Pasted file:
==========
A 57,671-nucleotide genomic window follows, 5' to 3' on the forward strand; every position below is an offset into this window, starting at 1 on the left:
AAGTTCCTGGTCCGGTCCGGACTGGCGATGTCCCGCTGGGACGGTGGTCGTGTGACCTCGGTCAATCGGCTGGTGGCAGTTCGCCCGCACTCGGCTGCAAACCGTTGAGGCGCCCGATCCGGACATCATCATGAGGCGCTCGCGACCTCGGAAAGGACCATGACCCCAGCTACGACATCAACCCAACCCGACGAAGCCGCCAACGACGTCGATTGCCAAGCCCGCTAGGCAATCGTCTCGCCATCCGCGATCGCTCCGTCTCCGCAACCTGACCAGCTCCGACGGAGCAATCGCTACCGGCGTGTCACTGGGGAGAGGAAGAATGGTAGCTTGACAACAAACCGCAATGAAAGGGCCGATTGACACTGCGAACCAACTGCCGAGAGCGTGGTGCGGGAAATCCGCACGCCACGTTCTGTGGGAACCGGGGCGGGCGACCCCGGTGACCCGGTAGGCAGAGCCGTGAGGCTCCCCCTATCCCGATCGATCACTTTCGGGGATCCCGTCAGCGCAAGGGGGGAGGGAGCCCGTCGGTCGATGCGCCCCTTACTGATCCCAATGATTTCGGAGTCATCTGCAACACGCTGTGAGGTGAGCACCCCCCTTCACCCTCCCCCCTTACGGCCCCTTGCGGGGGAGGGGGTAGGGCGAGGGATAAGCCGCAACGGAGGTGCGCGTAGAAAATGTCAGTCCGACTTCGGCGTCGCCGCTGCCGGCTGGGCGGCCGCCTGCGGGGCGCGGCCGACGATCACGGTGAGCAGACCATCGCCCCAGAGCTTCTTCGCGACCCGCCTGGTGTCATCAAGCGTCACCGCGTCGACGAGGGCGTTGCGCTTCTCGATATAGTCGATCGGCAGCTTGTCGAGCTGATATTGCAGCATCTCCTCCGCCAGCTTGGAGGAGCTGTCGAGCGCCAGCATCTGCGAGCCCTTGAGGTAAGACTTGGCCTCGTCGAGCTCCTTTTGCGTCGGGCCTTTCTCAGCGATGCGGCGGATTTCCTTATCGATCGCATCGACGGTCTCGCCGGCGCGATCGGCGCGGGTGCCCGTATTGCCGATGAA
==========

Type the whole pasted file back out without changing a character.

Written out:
A 57,671-nucleotide genomic window follows, 5' to 3' on the forward strand; every position below is an offset into this window, starting at 1 on the left:
AAGTTCCTGGTCCGGTCCGGACTGGCGATGTCCCGCTGGGACGGTGGTCGTGTGACCTCGGTCAATCGGCTGGTGGCAGTTCGCCCGCACTCGGCTGCAAACCGTTGAGGCGCCCGATCCGGACATCATCATGAGGCGCTCGCGACCTCGGAAAGGACCATGACCCCAGCTACGACATCAACCCAACCCGACGAAGCCGCCAACGACGTCGATTGCCAAGCCCGCTAGGCAATCGTCTCGCCATCCGCGATCGCTCCGTCTCCGCAACCTGACCAGCTCCGACGGAGCAATCGCTACCGGCGTGTCACTGGGGAGAGGAAGAATGGTAGCTTGACAACAAACCGCAATGAAAGGGCCGATTGACACTGCGAACCAACTGCCGAGAGCGTGGTGCGGGAAATCCGCACGCCACGTTCTGTGGGAACCGGGGCGGGCGACCCCGGTGACCCGGTAGGCAGAGCCGTGAGGCTCCCCCTATCCCGATCGATCACTTTCGGGGATCCCGTCAGCGCAAGGGGGGAGGGAGCCCGTCGGTCGATGCGCCCCTTACTGATCCCAATGATTTCGGAGTCATCTGCAACACGCTGTGAGGTGAGCACCCCCCTTCACCCTCCCCCCTTACGGCCCCTTGCGGGGGAGGGGGTAGGGCGAGGGATAAGCCGCAACGGAGGTGCGCGTAGAAAATGTCAGTCCGACTTCGGCGTCGCCGCTGCCGGCTGGGCGGCCGCCTGCGGGGCGCGGCCGACGATCACGGTGAGCAGACCATCGCCCCAGAGCTTCTTCGCGACCCGCCTGGTGTCATCAAGCGTCACCGCGTCGACGAGGGCGTTGCGCTTCTCGATATAGTCGATCGGCAGCTTGTCGAGCTGATATTGCAGCATCTCCTCCGCCAGCTTGGAGGAGCTGTCGAGCGCCAGCATCTGCGAGCCCTTGAGGTAAGACTTGGCCTCGTCGAGCTCCTTTTGCGTCGGGCCTTTCTCAGCGATGCGGCGGATTTCCTTATCGATCGCATCGACGGTCTCGCCGGCGCGATCGGCGCGGGTGCCCGTATTGCCGATGAA